March 18, 2014


Have you ever booked an airline flight, reported a power outage, or reserved a hotel room via telephone? Maybe you’ve purchased a train ticket or reserved a bus ride, complained about your Internet service, obtained your concert ticket, or sought help to fix a computer problem over the phone.

There’s no doubt that doing business via telephone can take loads of precious time—time that we can ill-afford to spend. I readily admit that I’m most frustrated when I call my phone company. It doesn’t matter if I have an issue with my phone bill or seek technical assistance in adjusting to cable TV—dealing with the phone company can truly be a hassle.

Invariably before you can speak to someone that can help you, you will be placed on hold. I wish I could count the hours I’ve spent on hold, listening to music or those abrasive commercials. Some institutions, such as banks and mortgage companies, insist that you input detailed information such as account numbers, phone numbers, date of birth, zip code, the last four digits of your Social Security number; then you’re placed on hold.31 1 8 4

I once heard about a person who called a company and was put on hold. During the time he was listening to the on-hold music he was so enthralled by the music that when the customer service representative took his call he asked to be placed back on hold so he could continue listening to the music.

There’s no doubt that we’ve all gone through that unwanted experience of being on hold. It’s part of our everyday lives. Our lives are on hold even when we’re not on the telephone. Have you ever waited for a bus or subway train? Haven’t you had to wait in line to check out even when shopping for clothes or groceries?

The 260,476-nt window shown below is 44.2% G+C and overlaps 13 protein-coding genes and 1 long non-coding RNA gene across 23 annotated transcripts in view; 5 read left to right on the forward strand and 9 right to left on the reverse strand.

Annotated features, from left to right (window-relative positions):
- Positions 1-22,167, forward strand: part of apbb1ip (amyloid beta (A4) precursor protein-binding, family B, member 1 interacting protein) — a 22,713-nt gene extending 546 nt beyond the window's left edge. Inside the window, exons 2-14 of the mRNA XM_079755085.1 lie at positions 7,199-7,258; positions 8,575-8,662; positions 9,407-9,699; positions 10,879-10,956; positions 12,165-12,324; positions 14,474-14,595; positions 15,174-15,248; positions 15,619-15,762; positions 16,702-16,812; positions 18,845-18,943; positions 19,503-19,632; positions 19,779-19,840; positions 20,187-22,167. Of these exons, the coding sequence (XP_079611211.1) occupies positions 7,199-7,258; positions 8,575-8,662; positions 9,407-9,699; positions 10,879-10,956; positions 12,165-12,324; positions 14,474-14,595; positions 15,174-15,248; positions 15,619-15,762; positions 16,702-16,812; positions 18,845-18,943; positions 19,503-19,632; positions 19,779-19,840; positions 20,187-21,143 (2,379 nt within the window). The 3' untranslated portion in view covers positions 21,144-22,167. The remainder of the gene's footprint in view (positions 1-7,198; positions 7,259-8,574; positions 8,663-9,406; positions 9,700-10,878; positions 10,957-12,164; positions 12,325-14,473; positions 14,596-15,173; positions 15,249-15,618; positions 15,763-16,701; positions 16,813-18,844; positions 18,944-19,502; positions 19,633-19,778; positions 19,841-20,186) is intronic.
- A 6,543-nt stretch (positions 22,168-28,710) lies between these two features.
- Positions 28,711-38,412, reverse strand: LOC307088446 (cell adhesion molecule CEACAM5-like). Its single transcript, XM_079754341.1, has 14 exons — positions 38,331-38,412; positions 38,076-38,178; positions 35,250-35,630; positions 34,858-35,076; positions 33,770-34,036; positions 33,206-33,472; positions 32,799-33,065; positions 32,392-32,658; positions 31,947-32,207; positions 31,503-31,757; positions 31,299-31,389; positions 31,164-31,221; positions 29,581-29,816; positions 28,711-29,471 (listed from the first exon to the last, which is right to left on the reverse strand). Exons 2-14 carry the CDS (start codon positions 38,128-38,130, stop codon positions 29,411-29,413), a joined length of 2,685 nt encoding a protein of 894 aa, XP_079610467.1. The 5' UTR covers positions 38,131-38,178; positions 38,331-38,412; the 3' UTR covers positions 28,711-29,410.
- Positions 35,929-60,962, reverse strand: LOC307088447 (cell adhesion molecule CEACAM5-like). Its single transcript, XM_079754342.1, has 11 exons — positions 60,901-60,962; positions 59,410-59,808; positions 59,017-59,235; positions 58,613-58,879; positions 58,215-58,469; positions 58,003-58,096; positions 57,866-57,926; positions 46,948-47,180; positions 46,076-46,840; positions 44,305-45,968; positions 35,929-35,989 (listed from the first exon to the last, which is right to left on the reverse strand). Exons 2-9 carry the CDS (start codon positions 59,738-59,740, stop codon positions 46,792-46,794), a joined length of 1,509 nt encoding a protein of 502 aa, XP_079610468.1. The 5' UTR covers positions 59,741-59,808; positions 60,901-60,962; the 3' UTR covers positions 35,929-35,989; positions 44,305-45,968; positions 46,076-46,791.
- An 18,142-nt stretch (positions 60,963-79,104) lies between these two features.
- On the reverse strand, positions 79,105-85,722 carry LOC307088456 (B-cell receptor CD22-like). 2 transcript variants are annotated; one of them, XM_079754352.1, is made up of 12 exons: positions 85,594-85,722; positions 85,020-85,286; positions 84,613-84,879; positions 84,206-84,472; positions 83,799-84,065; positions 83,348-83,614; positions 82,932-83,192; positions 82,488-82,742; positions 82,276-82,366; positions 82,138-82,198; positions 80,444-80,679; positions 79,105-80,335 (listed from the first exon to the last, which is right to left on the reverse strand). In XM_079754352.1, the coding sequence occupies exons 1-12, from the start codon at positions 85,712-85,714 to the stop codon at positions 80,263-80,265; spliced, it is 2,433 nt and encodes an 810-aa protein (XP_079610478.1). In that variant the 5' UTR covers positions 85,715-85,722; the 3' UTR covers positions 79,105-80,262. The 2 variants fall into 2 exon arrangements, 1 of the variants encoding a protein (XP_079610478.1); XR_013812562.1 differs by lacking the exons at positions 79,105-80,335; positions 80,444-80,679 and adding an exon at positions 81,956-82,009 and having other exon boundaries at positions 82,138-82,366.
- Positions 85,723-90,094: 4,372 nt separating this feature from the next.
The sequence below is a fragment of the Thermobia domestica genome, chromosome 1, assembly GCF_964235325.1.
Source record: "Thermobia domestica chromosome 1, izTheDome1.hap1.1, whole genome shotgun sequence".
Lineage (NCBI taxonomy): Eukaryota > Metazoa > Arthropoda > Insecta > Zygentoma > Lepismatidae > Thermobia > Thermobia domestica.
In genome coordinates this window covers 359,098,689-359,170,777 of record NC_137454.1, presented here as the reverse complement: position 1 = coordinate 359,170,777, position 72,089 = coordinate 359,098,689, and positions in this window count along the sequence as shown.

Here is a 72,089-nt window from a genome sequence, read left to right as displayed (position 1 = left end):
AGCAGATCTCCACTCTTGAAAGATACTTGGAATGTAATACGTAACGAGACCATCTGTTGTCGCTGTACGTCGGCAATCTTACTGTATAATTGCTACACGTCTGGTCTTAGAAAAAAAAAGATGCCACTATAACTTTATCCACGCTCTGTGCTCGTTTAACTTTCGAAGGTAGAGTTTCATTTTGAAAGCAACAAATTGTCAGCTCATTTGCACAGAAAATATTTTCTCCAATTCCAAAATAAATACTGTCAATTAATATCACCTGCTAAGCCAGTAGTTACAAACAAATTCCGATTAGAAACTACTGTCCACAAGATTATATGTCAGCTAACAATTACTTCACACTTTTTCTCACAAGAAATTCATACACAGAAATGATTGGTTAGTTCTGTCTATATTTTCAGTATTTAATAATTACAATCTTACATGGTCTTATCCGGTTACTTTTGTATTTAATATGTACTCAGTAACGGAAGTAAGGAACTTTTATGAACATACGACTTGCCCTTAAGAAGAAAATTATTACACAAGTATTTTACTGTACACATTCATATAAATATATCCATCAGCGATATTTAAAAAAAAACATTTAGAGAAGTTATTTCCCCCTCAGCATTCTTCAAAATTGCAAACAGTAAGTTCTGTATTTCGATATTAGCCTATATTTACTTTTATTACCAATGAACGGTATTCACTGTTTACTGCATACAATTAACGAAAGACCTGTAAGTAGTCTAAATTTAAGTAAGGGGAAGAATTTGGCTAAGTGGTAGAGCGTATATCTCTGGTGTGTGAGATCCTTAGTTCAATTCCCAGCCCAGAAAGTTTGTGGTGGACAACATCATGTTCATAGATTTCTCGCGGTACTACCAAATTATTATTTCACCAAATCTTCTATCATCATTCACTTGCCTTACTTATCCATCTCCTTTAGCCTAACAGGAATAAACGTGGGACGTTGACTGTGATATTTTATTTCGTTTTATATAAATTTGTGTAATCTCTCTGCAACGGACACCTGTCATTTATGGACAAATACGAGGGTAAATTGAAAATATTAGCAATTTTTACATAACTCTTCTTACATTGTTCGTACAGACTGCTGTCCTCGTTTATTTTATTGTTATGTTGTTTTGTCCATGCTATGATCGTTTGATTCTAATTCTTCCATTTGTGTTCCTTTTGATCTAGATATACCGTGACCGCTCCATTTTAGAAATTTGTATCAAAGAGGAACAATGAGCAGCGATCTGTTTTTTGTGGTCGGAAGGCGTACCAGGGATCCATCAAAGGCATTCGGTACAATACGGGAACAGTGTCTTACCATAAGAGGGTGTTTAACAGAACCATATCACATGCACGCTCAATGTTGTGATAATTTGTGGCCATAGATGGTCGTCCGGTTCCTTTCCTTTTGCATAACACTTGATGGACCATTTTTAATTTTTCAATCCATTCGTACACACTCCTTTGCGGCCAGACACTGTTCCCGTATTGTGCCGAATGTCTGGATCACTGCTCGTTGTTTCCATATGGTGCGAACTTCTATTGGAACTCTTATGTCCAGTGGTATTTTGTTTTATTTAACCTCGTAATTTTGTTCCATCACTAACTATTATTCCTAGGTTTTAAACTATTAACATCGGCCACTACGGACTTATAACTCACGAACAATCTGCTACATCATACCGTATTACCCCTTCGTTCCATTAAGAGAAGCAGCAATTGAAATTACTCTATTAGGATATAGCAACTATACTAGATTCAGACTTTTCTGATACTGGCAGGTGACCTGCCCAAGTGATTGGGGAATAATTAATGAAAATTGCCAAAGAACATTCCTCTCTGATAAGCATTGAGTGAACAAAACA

There are countless others who spend time on hold, not on the telephone or waiting in a line; they are waiting for the Social Security check, welfare check, food stamps, or a mortgage approval.

Though all too common, these situations can be extremely inconvenient and irritating. But as annoying as they are, scenarios such as these are often resolved in short order.

Unfortunately for many, it seems as though their lives are on hold. Their very existence feels like a waiting game. There’s the student waiting for an acceptance letter from college and word about financial aid. The college graduate who’s seeking full-time employment must wait patiently for a job offer. The sick and injured must wait for healing and rehab, or long for the means that would help them resume normal life activities.

In today’s fast-paced society we naturally expect things to happen quickly. We want services rendered, products delivered, and decisions made now. With the push of a button or the click of a mouse, we want to see instantaneous results.

However, in this environment God calls us to wait on Him. Waiting on the Lord is an essential part of the Christian’s marching orders. As we wait on the Lord He renews and strengthens our relationship with Him. Waiting on God develops patience and trust in the Savior. God promises a special blessing for those who wait on Him.

Unlike being on hold on the telephone, waiting on God is not a passive activity; it’s a proactive act. As we wait we should seek God’s will through prayer, Bible study, and listening for the “still small voice” of His Spirit.

As we wait on God, He orders our steps, directs us through the paths of life, and ultimately saves us.

“To those who eagerly wait for Him He will appear a second time, apart from sin, for salvation” (Heb. 9:28, NKJV).*

* Texts credited to NKJV are from the New King James Version. Copyright © 1979, 1980, 1982 by Thomas Nelson, Inc. Used by permission. All rights reserved.